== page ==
In Minnesota, the Alliance maintained the platforms of the Grange. Like the Grange, the Alliance defended the interests of farmers against business elites. Donnelly provided strong leadership for the group, writing its platform and eventually serving as its president. It won a major victory in 1887 with the creation of the Minnesota Railroad and Warehouse Commission (RWC). The RWC inspected scales at grain terminals in Minneapolis, St. Paul, and Duluth.

The year before the formation of the RWC, the Alliance joined with the urban labor movement, gaining strength through cooperation. Recognizing the common concerns of farmers and factory workers, they partnered with the Knights of Labor to lobby for broader regulation of industry. The two groups united formally in 1890 to form the Alliance Labor Union Party. The new party's candidates for governor and state legislature offered an alternative to the two-party status quo.

The national populist movement evolved in 1892 when Donnelly and his allies helped form the Populist Party (also called the People's Party). Many Minnesotans embraced its platform, which included reforms of the banking system, income tax, and civil service. Its call for the repeal of the gold standard appealed to the state's farmers, miners, and immigrants. Due in part to the party's pressure, Republican governor Knute Nelson passed some railroad and labor reforms.

William Jennings Bryan rose to prominence during the presidential campaign of 1896. He challenged Republican William McKinley and ran on a Democratic ticket with a populist agenda. Like Donnelly, Bryan fought against corporate greed. Although Bryan lost the election he gained many supporters in Minnesota and across the U.S.

Populism's momentum slowed amidst the growing ethnic diversity of the late 1890s. Many immigrants did not think of class conflict as a priority. They considered issues of ethnicity and religion to be more crucial. Moreover, populism's growth in Minnesota was limited mostly to rural areas like the Red River Valley.

Urban workers, women, and politicians like John Lind carried Minnesota's populist cause into the twentieth century. They helped bring the state into the progressive era, focusing on women's suffrage, prohibition, and labor reform.

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© Minnesota Historical Society
  • Bibliography
  • Related Resources

Atkins, Annette. Creating Minnesota: A History from the Inside Out. St. Paul: Minnesota Historical Society Press, 2007.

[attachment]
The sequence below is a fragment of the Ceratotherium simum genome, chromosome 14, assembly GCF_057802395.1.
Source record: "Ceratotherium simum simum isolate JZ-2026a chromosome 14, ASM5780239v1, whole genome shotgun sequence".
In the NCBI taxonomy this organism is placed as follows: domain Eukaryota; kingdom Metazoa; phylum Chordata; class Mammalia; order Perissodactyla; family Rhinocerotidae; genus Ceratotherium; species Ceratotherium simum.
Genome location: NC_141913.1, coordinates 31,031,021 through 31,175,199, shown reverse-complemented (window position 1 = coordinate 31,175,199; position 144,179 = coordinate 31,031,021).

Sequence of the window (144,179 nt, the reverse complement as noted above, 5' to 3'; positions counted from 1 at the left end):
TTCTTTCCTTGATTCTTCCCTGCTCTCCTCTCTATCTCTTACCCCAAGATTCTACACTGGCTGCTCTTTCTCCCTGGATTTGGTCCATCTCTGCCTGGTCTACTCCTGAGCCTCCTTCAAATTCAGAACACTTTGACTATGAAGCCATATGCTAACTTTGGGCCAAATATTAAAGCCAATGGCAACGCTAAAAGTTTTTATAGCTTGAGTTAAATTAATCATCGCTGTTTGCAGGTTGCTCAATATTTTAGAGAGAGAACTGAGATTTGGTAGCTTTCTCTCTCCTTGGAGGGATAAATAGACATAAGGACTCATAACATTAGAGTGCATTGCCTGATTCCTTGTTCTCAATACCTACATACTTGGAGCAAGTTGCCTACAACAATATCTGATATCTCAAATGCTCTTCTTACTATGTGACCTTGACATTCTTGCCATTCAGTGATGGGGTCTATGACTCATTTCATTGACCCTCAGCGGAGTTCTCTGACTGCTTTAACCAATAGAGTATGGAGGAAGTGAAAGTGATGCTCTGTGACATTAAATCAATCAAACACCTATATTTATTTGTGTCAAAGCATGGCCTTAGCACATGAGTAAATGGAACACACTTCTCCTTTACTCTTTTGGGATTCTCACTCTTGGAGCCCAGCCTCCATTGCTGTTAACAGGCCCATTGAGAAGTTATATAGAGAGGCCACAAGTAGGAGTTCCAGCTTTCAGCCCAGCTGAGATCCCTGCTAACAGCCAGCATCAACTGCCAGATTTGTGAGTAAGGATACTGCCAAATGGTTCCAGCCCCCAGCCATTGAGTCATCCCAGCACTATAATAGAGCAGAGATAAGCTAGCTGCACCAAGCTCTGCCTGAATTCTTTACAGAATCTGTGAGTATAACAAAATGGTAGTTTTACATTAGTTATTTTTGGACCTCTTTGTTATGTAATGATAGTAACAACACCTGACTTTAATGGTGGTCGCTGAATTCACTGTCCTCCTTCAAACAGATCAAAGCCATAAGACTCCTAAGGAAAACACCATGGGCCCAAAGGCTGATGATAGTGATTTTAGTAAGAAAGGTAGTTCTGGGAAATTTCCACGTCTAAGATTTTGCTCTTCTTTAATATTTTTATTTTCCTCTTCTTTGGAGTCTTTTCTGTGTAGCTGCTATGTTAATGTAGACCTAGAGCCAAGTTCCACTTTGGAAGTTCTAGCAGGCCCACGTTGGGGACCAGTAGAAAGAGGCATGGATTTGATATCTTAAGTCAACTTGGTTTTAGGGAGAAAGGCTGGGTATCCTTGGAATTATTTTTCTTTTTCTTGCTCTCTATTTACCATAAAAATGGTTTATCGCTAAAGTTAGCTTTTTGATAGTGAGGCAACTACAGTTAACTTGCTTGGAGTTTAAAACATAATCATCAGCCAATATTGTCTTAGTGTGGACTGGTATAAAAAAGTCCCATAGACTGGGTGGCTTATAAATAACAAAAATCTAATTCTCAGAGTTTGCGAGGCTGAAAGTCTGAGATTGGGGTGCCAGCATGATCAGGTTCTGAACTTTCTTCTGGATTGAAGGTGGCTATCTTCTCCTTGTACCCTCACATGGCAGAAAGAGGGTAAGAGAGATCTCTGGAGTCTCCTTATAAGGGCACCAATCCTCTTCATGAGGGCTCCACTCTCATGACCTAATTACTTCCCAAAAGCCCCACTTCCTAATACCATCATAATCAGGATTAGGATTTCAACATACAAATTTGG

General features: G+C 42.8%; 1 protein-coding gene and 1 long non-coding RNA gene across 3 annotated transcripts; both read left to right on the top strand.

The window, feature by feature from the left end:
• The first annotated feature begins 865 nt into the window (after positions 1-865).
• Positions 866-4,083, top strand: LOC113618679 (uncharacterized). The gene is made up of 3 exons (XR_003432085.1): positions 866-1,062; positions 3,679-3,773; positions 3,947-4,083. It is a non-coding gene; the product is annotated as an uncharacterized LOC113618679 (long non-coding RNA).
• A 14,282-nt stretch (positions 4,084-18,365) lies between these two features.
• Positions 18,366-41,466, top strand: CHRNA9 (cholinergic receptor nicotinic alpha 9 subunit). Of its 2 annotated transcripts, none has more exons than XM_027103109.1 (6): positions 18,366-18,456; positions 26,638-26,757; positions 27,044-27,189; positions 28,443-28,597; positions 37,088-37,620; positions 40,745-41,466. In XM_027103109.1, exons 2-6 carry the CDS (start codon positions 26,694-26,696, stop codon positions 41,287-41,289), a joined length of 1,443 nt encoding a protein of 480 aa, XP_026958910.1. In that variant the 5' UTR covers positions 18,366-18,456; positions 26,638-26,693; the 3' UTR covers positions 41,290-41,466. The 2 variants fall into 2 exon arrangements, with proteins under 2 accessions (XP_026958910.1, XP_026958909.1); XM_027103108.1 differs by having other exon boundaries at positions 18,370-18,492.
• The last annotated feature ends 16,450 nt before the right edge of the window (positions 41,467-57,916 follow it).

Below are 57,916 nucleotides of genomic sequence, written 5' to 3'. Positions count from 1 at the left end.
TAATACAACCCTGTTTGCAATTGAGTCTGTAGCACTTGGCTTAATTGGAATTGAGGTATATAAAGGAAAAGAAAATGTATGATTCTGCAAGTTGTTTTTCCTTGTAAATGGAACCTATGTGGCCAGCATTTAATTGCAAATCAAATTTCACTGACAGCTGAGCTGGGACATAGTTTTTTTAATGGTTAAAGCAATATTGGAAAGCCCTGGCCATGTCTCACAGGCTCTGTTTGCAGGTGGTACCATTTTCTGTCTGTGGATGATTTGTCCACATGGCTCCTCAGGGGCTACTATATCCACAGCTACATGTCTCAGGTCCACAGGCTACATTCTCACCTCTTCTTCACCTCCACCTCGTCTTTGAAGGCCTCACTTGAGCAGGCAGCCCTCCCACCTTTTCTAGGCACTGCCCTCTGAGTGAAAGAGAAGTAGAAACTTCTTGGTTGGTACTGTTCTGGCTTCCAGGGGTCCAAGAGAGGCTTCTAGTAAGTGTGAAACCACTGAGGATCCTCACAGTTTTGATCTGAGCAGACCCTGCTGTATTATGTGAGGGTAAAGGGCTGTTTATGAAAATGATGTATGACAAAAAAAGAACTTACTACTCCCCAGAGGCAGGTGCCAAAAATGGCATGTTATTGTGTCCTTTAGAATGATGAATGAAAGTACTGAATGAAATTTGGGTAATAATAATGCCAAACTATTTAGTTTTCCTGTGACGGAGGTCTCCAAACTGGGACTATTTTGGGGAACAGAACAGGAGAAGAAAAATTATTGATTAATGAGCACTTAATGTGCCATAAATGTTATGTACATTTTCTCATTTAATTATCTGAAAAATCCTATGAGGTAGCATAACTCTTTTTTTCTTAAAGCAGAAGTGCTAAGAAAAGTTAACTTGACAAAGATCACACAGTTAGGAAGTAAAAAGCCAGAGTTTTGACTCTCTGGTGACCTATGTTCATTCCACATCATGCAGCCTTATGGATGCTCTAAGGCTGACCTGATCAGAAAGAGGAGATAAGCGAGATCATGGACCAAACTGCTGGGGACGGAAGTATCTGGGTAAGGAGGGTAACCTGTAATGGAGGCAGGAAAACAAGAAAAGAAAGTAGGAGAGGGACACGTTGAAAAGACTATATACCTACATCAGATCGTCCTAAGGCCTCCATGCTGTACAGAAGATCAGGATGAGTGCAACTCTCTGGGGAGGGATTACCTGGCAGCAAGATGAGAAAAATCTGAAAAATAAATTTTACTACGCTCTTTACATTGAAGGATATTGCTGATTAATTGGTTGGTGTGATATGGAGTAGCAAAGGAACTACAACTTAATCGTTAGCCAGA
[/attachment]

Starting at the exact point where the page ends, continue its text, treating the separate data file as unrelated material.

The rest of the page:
Gilman, Rhoda. Stand Up! The Story of Minnesota's Protest Tradition. St. Paul: Minnesota Historical Society Press, 2012.

Kazin, Michael. A Godly Hero: The Life of William Jennings Bryan. New York: Anchor Books, 2006.

Lass, William E. Minnesota: A History. New York: W.W. Norton, 1998.

McGerr, Michael. A Fierce Discontent: The Rise and Fall of the Progressive Movement in America 1870–1920. New York: Free Press, 2003.

Ridge, Martin. Ignatius Donnelly: The Portrait of a Politician. Chicago: University of Chicago Press, 1962.

Risjord, Norman K. A Popular History of Minnesota. St. Paul: Minnesota Historical Society Press, 2005.

Related Images

Black and white photograph of a State Grange meeting at Northfield. Taken by Edward Newell James, c.1875.
Black and white photograph of a State Grange meeting at Northfield. Taken by Edward Newell James, c.1875.
Patrons of Husbandry Badge, 1867.
Patrons of Husbandry Badge, 1867.
Black and white photograph of J. H. Thomas, head of the Grange in Young America, 1873.
Black and white photograph of J. H. Thomas, head of the Grange in Young America, 1873.
Oliver H. Kelley
Oliver H. Kelley
Black and white photograph of Ignatius Donnelly, 1888.
Black and white photograph of Ignatius Donnelly, 1888.

Turning Point

In 1868, Oliver H. Kelley founds the North Star Grange to support farmers and lobby for railroad regulation.

Chronology

1868

Oliver H. Kelley organizes the North Star Grange, a Minnesota chapter of the national Order of the Patrons of Husbandry.

1871

Ignatius Donnelly speaks at anti-monopoly rallies across Minnesota, attracting new members to local Granges.

1873

Financial panic leads to growing discontent and demands for reform. Grangers form the Anti-Monopoly Party.

1874

Ignatius Donnelly is elected to the Minnesota State Senate.

1876

The U.S. Supreme Court grants states the right to regulate railroads.

1877

The National Farmers' Alliance forms in New York.

1878

Ignatius Donnelly is defeated by William D. Washburn in a state congressional election.

1881

The Minnesota Farmers' Alliance is founded.

1886

Donnelly writes the Farmers' Alliance platform.

1887

The Minnesota Railroad and Warehouse Commission is created to regulate railroads.

1890

Ignatius Donnelly's work Caesar's Column is published.

1890

The Alliance Labor Union Party, a group effort of farmers and workers, elects a congressman.

1892

The Populist Party is founded.

1896

Most of the Populist Party fuses with the Democratic Party. The remainder, in Minnesota and nationally, ceases to be a significant political force.